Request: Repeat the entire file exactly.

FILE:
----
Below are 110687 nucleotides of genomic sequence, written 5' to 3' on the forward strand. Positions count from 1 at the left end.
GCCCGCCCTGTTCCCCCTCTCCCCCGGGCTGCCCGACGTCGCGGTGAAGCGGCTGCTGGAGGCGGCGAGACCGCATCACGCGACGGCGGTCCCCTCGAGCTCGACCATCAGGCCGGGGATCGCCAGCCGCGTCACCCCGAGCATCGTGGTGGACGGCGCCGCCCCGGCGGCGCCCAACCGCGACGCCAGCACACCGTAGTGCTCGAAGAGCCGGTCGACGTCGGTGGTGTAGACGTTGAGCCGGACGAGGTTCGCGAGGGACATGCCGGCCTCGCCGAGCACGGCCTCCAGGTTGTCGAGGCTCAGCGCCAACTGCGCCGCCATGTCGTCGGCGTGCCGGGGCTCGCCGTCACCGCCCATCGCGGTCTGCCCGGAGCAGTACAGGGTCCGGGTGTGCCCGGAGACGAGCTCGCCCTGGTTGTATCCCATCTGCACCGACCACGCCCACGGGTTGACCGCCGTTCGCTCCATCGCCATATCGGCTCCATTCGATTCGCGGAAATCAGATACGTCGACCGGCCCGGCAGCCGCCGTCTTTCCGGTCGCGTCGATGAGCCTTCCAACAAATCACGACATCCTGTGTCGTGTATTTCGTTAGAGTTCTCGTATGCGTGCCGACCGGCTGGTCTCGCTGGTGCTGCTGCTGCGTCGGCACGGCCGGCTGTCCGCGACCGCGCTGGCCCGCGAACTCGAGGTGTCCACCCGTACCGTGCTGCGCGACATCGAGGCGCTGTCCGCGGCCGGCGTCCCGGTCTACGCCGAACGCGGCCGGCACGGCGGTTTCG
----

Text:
Below are 110687 nucleotides of genomic sequence, written 5' to 3' on the forward strand. Positions count from 1 at the left end.
GCCCGCCCTGTTCCCCCTCTCCCCCGGGCTGCCCGACGTCGCGGTGAAGCGGCTGCTGGAGGCGGCGAGACCGCATCACGCGACGGCGGTCCCCTCGAGCTCGACCATCAGGCCGGGGATCGCCAGCCGCGTCACCCCGAGCATCGTGGTGGACGGCGCCGCCCCGGCGGCGCCCAACCGCGACGCCAGCACACCGTAGTGCTCGAAGAGCCGGTCGACGTCGGTGGTGTAGACGTTGAGCCGGACGAGGTTCGCGAGGGACATGCCGGCCTCGCCGAGCACGGCCTCCAGGTTGTCGAGGCTCAGCGCCAACTGCGCCGCCATGTCGTCGGCGTGCCGGGGCTCGCCGTCACCGCCCATCGCGGTCTGCCCGGAGCAGTACAGGGTCCGGGTGTGCCCGGAGACGAGCTCGCCCTGGTTGTATCCCATCTGCACCGACCACGCCCACGGGTTGACCGCCGTTCGCTCCATCGCCATATCGGCTCCATTCGATTCGCGGAAATCAGATACGTCGACCGGCCCGGCAGCCGCCGTCTTTCCGGTCGCGTCGATGAGCCTTCCAACAAATCACGACATCCTGTGTCGTGTATTTCGTTAGAGTTCTCGTATGCGTGCCGACCGGCTGGTCTCGCTGGTGCTGCTGCTGCGTCGGCACGGCCGGCTGTCCGCGACCGCGCTGGCCCGCGAACTCGAGGTGTCCACCCGTACCGTGCTGCGCGACATCGAGGCGCTGTCCGCGGCCGGCGTCCCGGTCTACGCCGAACGCGGCCGGCACGGCGGTTTCG